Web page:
The surprising museum you won’t want to miss on a Hocking Hills, Ohio road trip
(Note: The Canada-U.S. land border is closed to non-essential travel to help stop the spread of COVID-19.)
The coolest little museum in America showcases one man’s passion for a quirky collectable few kids would recognize today: pencil sharpeners.
The Hocking Hills Regional Welcome Center, 95 km south of Columbus, is home to thousands of wee plastic fruit, superheroes, sparkly kittens, quivering bugs, U.S. presidential busts, appliances and military ephemera. Collector Paul Johnson spent more than 20 years amassing 3,400 pencil sharpeners before his 2010 death.
In 2011, the 2.5 x 3-metre wooden shed museum and the collection moved from the Johnson home to the visitor centre. It was set up exactly as Johnson had it. The pencil sharpeners are grouped by theme. Glass fronts keep the collection safe.
With COVID-19 protocols, numbers of visitors limited inside the small museum and visitor centre next door. Masks are required.
Hocking Hills is a gorgeous area in the Appalachian foothills, known for hiking trails, caves, climbing, zip-lining and rappelling. Since you’re likely stopping at the visitor centre to get maps or make a pit stop, it’s worth hanging around for another five minutes to tour the tiny museum.
Johnson’s widow, Charlotte Johnson started off what became her husband’s passion with a pair of antique car-shaped sharpeners in the late 1980s. “It went beyond anything I ever dreamed it would do,” she told The Columbus Dispatch.
Johnson, a Navy veteran who later became a minister, told the Logan Daily News in 1999, “I just decided if I was going to collect something I wanted top do something no one else did.”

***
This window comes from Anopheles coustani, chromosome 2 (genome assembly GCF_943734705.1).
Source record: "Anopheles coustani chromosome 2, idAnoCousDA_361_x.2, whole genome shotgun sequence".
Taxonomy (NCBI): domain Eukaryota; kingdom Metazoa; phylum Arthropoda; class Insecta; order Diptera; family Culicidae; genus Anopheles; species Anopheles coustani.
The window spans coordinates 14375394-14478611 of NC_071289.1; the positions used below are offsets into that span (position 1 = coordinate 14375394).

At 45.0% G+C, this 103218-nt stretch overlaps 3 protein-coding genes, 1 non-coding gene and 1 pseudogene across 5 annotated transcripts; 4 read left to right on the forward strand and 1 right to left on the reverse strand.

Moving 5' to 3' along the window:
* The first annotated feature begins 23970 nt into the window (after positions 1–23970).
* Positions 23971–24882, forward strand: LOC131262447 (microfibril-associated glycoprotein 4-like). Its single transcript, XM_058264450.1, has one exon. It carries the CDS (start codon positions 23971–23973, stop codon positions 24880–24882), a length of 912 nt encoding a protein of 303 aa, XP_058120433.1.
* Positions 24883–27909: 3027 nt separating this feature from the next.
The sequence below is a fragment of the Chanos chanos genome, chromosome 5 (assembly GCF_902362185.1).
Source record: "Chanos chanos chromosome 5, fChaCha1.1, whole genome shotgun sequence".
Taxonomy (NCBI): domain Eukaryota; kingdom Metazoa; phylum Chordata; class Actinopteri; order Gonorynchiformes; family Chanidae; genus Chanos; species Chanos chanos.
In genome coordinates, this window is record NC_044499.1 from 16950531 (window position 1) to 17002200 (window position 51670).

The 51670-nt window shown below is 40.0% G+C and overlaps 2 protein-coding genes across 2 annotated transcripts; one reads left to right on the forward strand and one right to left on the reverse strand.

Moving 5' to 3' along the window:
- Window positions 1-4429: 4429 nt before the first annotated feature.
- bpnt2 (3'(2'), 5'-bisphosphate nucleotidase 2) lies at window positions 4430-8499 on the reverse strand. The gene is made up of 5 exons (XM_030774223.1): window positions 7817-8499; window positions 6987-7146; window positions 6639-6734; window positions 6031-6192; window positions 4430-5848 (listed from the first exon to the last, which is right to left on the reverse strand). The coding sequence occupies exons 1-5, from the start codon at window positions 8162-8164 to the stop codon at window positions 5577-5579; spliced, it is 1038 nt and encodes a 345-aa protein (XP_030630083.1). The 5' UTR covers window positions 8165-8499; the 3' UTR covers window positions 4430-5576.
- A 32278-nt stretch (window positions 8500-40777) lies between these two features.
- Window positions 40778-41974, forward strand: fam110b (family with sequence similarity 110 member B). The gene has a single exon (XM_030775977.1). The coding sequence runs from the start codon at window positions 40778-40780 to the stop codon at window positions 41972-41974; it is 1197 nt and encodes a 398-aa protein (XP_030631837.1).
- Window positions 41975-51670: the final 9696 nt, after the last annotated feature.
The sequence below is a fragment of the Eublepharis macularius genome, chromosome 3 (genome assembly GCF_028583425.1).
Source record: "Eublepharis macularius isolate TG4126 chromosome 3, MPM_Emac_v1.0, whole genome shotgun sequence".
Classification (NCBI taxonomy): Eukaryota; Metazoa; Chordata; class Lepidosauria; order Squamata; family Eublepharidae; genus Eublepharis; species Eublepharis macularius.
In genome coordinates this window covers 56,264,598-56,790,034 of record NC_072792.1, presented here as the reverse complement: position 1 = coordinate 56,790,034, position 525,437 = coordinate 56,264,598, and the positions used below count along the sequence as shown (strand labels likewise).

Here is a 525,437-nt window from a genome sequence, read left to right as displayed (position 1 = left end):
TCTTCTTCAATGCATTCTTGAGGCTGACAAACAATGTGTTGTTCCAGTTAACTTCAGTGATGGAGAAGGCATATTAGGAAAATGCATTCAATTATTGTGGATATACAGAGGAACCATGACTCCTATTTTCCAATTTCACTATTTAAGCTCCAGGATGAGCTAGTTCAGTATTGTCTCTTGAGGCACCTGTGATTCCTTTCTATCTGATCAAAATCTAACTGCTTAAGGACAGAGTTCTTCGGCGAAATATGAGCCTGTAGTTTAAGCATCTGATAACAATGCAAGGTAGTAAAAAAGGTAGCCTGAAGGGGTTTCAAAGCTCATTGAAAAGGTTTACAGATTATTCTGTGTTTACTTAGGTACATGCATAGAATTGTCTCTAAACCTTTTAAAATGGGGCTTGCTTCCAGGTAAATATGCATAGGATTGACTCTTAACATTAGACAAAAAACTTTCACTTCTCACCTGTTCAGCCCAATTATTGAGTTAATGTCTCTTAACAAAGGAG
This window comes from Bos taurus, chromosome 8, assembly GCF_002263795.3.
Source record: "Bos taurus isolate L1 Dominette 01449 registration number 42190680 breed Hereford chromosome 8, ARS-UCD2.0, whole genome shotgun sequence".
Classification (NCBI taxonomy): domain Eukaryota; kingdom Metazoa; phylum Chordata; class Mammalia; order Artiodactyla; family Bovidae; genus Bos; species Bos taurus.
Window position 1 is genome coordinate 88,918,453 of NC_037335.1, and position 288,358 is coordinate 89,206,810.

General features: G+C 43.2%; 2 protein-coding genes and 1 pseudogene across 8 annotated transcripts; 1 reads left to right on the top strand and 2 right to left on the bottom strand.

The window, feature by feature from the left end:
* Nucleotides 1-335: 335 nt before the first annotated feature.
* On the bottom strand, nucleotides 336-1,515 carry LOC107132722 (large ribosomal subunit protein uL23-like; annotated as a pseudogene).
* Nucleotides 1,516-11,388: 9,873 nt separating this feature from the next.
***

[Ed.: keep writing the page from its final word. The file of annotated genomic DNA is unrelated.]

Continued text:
When he went to a flea market or past a stationery store, he’d look for a new pencil sharpener. People gave them as gifts. Johnson found pencil sharpeners as he and his wife travelled. He’d thumb through novelty catalogues, ordering pieces that caught his eye.
His only rule was no repeats, although several of the same pencil sharpener design in different colours was okay. Johnson was happy to give duplicates to visitors to the museum housed in a little shed beside his house in the small town of Carbon Hills.
People usually found him by accident,, thanks to a roadside sign for the museum with his phone number. Callers got a free tour where Johnson would highlight his favourites. His pride and joy was a Twin Towers metal pencil sharpener.
It appeared he was also fond of clowns, astrological signs, Disney characters, superheroes, skateboards and military and religious-themed pencil sharpeners. There is also a submarine sandwich with “Budapest” written on top.
More than 45,000 people visit the Paul A. Johnson Pencil Sharpener Museum each year, which amounts to just about everybody who drops in at the Hocking Hills visitors centre for a map of local Appalachian Mountain foothills hiking trails or a bathroom break. One man drove from Dallas with his family just to see it.
Canadians top the list of foreign visitors.
Admission is free and the volunteers (who have heard every pencil pun you can make) find it amusing when people ask if organized tours are offered.
It’s ambitious to squeeze more than six people into the museum at a time, so when I was in there (pre-COVID) with the five members of the Patel family from Columbus, there was some juggling.
Six-year-old Yug needed a moment to figure out what was on display, but excitedly said he uses pencils — and pencil sharpeners — in Grade One. His dad, Nirav, remembered using a colourful pencil sharpener as a kid.
The museum accepts donations, as long as the pencil sharpeners are not already in the collection.
While tablets and smartphones may have taken over from penciling people into your daily diary or notes scribbled in class, the dot matrix print sign that Johnson affixed to the back wall of the museum has a timeless message: “Keep sharp, be sharp, act sharp, stay sharp, look sharp.”